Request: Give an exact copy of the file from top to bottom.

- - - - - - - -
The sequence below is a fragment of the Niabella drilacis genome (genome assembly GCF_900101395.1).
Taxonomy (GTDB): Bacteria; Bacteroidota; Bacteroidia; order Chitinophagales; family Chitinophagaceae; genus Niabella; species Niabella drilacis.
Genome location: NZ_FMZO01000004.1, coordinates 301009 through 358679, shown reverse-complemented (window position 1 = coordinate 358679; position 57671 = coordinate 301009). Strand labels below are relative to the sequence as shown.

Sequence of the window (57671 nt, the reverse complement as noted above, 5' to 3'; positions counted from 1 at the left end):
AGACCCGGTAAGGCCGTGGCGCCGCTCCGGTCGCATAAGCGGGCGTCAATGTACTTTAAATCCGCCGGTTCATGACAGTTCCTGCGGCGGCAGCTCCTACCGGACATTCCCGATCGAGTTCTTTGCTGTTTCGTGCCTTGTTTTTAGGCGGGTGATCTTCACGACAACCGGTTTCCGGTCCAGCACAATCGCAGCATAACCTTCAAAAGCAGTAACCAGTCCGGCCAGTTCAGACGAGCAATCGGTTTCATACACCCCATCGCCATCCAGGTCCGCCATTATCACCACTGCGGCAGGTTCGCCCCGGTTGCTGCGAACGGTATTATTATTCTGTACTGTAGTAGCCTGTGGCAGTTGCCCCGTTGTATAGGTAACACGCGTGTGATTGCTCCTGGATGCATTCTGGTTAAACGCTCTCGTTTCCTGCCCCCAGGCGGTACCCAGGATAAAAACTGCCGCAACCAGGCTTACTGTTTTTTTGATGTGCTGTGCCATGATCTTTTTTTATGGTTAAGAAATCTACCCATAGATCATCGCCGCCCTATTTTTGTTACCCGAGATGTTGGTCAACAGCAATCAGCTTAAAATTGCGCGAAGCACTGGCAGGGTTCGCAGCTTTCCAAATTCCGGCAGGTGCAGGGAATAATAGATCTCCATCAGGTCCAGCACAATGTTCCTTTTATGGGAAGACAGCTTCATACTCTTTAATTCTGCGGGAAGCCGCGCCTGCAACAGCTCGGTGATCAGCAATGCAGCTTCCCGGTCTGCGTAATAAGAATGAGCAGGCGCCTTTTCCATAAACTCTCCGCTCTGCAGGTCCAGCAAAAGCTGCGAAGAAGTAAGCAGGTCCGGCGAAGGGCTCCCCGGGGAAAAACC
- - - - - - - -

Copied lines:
The sequence below is a fragment of the Niabella drilacis genome (genome assembly GCF_900101395.1).
Taxonomy (GTDB): Bacteria; Bacteroidota; Bacteroidia; order Chitinophagales; family Chitinophagaceae; genus Niabella; species Niabella drilacis.
Genome location: NZ_FMZO01000004.1, coordinates 301009 through 358679, shown reverse-complemented (window position 1 = coordinate 358679; position 57671 = coordinate 301009). Strand labels below are relative to the sequence as shown.

Sequence of the window (57671 nt, the reverse complement as noted above, 5' to 3'; positions counted from 1 at the left end):
AGACCCGGTAAGGCCGTGGCGCCGCTCCGGTCGCATAAGCGGGCGTCAATGTACTTTAAATCCGCCGGTTCATGACAGTTCCTGCGGCGGCAGCTCCTACCGGACATTCCCGATCGAGTTCTTTGCTGTTTCGTGCCTTGTTTTTAGGCGGGTGATCTTCACGACAACCGGTTTCCGGTCCAGCACAATCGCAGCATAACCTTCAAAAGCAGTAACCAGTCCGGCCAGTTCAGACGAGCAATCGGTTTCATACACCCCATCGCCATCCAGGTCCGCCATTATCACCACTGCGGCAGGTTCGCCCCGGTTGCTGCGAACGGTATTATTATTCTGTACTGTAGTAGCCTGTGGCAGTTGCCCCGTTGTATAGGTAACACGCGTGTGATTGCTCCTGGATGCATTCTGGTTAAACGCTCTCGTTTCCTGCCCCCAGGCGGTACCCAGGATAAAAACTGCCGCAACCAGGCTTACTGTTTTTTTGATGTGCTGTGCCATGATCTTTTTTTATGGTTAAGAAATCTACCCATAGATCATCGCCGCCCTATTTTTGTTACCCGAGATGTTGGTCAACAGCAATCAGCTTAAAATTGCGCGAAGCACTGGCAGGGTTCGCAGCTTTCCAAATTCCGGCAGGTGCAGGGAATAATAGATCTCCATCAGGTCCAGCACAATGTTCCTTTTATGGGAAGACAGCTTCATACTCTTTAATTCTGCGGGAAGCCGCGCCTGCAACAGCTCGGTGATCAGCAATGCAGCTTCCCGGTCTGCGTAATAAGAATGAGCAGGCGCCTTTTCCATAAACTCTCCGCTCTGCAGGTCCAGCAAAAGCTGCGAAGAAGTAAGCAGGTCCGGCGAAGGGCTCCCCGGGGAAAAACC